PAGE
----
Matchbox 20 Simply Heats the Night

By Jane Scott, Plain Dealer (Cleveland, Ohio)

The fourth time was the charm.

Matchbox 20 from Orlando, Fla., had played three Cleveland dates before, but its Agora Theatre concert Friday night lit up the night.

The 1,800-seat theatre sold out three days in advance, a rarity these days.

In a way, the group's success is something of a surprise. No pyrotechnics. No wild backdrop images. Not even any leaps into the mosh pit. Yet this isn't an old-timey band, just a sextet with 15 modern pop/rock songs, well-sung and well-played. Straightforward. You can even hear all the words, and feel the intensity, and that's refreshing.

This is a song-oriented outfit, and singer Rob Thomas, 25, writes most all of them. He can hold attention by just standing there, without too much moving about.

A tall, fairly husky man with short wavy blond hair and a tiny hoop earring in each ear, he came on stage with green lights behind him, singing "Busted" ( "Don't wear my heart on your sleeve like a high school letter.")

The only out-of-synch touch was his heavy looking jacket with a caracul fur collar. But then it was 46 degrees, and the band had just bussed in from Minneapolis. Thomas doffed the jacket before the third song, a raucous "Girl Like That."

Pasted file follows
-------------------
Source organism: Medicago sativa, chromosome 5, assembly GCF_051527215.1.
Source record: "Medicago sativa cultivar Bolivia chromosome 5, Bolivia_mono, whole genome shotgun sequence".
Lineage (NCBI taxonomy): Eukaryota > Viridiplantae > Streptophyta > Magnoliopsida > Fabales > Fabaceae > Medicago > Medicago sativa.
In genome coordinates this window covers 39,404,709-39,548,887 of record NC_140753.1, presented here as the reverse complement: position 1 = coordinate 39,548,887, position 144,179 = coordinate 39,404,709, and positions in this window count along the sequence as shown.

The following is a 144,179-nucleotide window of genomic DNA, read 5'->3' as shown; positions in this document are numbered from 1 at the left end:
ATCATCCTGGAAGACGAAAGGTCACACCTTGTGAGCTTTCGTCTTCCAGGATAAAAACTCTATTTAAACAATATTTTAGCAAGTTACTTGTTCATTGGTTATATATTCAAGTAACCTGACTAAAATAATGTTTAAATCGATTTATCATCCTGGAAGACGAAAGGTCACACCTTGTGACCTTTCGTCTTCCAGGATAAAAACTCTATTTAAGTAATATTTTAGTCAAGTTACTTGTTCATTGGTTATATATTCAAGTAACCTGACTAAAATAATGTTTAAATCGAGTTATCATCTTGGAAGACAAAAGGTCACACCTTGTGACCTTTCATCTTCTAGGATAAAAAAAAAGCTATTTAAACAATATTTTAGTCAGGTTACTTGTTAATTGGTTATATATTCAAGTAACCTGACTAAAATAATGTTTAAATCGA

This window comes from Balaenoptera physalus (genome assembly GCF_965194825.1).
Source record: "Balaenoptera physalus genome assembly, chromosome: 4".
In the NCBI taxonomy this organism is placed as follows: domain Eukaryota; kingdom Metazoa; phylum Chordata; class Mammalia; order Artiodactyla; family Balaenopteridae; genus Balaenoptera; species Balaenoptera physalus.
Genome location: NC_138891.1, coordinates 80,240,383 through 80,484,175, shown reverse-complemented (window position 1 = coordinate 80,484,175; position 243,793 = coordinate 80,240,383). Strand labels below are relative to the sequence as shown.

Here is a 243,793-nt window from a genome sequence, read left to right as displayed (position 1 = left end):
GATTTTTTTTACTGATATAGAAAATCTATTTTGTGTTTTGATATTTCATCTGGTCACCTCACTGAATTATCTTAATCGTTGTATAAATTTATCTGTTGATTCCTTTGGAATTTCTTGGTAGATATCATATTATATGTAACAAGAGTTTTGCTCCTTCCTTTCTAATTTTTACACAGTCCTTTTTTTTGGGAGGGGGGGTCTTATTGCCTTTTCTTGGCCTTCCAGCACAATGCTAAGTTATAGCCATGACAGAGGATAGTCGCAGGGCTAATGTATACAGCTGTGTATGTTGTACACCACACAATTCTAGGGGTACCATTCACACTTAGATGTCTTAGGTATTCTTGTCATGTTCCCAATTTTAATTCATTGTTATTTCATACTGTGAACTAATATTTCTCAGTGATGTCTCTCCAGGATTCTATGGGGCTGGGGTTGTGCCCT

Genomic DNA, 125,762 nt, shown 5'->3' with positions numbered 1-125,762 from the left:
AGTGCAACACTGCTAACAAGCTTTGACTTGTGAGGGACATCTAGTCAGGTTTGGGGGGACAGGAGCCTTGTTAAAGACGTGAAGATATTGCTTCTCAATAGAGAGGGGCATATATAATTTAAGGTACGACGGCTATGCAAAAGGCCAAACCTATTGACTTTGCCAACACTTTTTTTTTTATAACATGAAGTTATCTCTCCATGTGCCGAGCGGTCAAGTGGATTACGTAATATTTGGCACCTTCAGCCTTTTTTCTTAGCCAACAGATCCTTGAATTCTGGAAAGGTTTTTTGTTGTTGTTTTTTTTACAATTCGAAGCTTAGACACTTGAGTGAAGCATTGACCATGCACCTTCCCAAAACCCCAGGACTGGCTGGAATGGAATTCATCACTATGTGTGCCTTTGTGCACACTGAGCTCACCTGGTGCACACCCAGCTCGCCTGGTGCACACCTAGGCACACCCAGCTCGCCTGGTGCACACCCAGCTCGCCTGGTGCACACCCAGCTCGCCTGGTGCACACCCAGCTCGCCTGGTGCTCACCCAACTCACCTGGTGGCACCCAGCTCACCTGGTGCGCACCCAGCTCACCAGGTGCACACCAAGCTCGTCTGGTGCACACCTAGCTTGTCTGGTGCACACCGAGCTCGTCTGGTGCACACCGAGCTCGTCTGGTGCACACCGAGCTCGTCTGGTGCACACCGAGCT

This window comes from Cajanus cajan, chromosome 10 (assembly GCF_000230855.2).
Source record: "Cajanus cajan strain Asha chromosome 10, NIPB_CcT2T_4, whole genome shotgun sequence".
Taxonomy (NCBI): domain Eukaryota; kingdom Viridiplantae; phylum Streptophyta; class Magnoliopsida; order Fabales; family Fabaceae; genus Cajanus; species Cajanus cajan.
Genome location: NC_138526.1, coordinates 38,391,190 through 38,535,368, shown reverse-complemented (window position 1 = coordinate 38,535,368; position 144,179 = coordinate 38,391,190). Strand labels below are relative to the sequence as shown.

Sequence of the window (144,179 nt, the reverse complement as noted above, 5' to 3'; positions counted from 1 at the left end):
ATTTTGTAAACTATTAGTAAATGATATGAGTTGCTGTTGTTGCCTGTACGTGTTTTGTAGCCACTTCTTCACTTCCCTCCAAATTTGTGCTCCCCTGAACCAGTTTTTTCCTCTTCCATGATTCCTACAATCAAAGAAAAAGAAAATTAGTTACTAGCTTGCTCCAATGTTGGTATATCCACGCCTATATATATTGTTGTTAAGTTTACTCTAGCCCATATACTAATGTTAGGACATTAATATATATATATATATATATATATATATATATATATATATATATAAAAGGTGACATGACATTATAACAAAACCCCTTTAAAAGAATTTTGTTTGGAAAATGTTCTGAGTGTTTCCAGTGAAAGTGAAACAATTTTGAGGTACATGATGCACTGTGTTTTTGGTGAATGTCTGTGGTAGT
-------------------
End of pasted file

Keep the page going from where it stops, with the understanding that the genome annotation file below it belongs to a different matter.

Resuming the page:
Matchbox 20 is matched with power players Kyle Cook on lead guitar and Adam Gaynor on rhythm. Thomas stood silent during the first encore when Cook played and sang his sweet, strong "Happy?" piece. All, including bassist Brian Yale, drummer Paul Doucette and keyboard player Matt Serletic, stepped up the pace earlier on "Damn," a song about trying to get a relationship going, Thomas said. That was followed by an equally vivid one, "Back 2 Good," about getting one with a wrong person.

Thomas hauled out his acoustic guitar, inscribed with the word "Elvis," for a softer song, "Hang." Naturally the set-closer was "Push," the song that helped propel the group's album to a three-million seller. That's the one that a feminist group has criticized for such words as "I wanna push you around. I will. I will." The band has denied that it has anything to do with abuse. No protest from the roaring crowd, jumping up and down in the mosh pit in front of the stage. Matchbox 20 will open for the Rolling Stones in Dallas. This may be one of the few groups where the producer, Matt Serletic in this case, comes on stage and plays keyboards.

This show may be one of the few where young fans body surfed (were tossed in the air over the crowd) to a violin. The opening act, a 20-something, petite Lili Haydn of Los Angeles, did an amazing job of mixing rock into her music, swinging and swaying back and forth with her band during her eight-song set. She has had philharmonic experience. The most touching piece was "Take Somebody Home," a cry from a little girl with love in her eyes, wondering why her family can't take home a suffering child on the street. At times Haydn was a little too dramatic, screeching and slipping down to her knees, but she has power and talent.